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This article is part of the supplement: International Conference on Prevention & Infection Control (ICPIC 2011)

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Hospital hand hygiene opportunities: where and when (HOW2)?

CJ Steed1*, JW Kelly2, D Blackhurst3, S Boeker1, P Alper4 and E Larson5

  • * Corresponding author: CJ Steed

Author Affiliations

1 Infection Prevention and Control, Greenville SC, USA

2 Greenville Hospital System University Medical Cent, Greenville SC, USA

3 Quality Management, 2Greenville Hospital System University Medical Cent, Greenville SC, USA

4 Research and Development, Deb Worldwide Healthcare, Inc, Stanley, NC, USA

5 School of Nursing, Columbia University, NewYork, USA

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BMC Proceedings 2011, 5(Suppl 6):P112  doi:10.1186/1753-6561-5-S6-P112

The electronic version of this article is the complete one and can be found online at:

Published:29 June 2011

© 2011 Steed et al; licensee BioMed Central Ltd.

This is an open access article distributed under the terms of the Creative Commons Attribution License (, which permits unrestricted use, distribution, and reproduction in any medium, provided the original work is properly cited.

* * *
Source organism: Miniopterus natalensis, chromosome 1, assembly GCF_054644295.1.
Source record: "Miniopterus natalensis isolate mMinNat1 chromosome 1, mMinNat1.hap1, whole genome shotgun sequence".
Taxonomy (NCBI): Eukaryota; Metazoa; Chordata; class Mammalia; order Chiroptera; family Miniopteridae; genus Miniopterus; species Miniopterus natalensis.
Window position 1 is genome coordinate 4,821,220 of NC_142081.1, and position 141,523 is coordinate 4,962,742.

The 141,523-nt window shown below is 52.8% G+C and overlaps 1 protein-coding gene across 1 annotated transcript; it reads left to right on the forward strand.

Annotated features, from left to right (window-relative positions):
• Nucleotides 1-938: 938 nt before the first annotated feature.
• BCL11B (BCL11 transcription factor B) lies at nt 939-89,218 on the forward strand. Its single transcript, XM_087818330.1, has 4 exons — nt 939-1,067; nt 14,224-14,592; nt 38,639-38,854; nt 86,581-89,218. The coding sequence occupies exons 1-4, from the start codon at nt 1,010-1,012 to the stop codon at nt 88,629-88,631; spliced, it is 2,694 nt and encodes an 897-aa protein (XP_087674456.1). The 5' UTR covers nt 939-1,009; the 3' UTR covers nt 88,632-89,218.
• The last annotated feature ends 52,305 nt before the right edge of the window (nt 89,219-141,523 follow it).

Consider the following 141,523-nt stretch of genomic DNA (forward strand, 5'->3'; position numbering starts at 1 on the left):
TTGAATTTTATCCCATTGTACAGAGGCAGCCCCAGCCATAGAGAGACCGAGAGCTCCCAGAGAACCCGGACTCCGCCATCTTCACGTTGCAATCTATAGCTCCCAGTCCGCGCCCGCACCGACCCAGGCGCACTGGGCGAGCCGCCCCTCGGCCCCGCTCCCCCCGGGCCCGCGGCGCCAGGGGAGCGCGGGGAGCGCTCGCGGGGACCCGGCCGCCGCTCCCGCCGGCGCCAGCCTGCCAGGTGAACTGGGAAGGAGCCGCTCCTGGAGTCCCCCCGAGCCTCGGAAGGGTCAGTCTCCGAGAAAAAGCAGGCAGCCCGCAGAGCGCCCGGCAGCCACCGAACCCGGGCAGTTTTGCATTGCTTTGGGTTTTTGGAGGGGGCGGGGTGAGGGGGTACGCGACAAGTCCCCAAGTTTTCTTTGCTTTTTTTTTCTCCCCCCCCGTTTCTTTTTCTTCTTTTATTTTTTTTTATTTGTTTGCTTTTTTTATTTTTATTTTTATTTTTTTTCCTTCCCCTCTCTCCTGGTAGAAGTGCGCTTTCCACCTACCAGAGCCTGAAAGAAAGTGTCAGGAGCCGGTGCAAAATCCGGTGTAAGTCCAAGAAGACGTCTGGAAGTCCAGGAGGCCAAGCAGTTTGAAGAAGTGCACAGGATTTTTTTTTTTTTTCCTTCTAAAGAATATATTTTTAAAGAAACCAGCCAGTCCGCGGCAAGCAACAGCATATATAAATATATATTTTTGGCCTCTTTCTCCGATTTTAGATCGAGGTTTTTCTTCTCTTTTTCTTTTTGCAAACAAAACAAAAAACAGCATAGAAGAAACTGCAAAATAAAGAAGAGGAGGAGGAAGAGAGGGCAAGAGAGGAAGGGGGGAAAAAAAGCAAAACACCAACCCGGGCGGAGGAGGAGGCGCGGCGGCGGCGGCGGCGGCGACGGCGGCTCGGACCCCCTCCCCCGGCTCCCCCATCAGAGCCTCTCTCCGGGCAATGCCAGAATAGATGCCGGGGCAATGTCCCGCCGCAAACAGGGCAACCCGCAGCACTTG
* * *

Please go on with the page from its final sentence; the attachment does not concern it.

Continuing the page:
Introduction / objectives

The purpose of this study was to estimate hand hygiene opportunities (HHOs) in two types of hospitals -- large-teaching and small-community, and three different clinical areas -- medical-surgical intensive care, general medical wards, and emergency departments.


Hand hygiene opportunity data were collected through direct observations using the World Health Organization’s (WHO) monitoring methodology. Estimates of HHOs were developed for 12-hour AM/PM shifts and 24-hour time frames.


During 436.7 hours of observation, 6640 HHOs were identified. Estimates of HHOs ranged from 30 to 179 per patient day on inpatient wards and 1.84 to 5.03 per bed hour in emergency departments. Significant differences in HHOs were found between the two hospital types and between the three clinical areas.


This study is the first to use WHO data collection methodology to estimate HHO in general medical wards and emergency departments. These data can be used as denominator estimates to calculate hand hygiene compliance rates when product utilization data are available.

Disclosure of interest

C. Steed Grant/Research support from DebWorldwide, J. Kelly Grant/Research support from DebWorldwide, D. Blackhurst Grant/Research support from DebWorldwide, S. Boeker Employee of DebWorldwide, P. Alper: None declared, E. Larson Grant/Research support from DebWorldwide.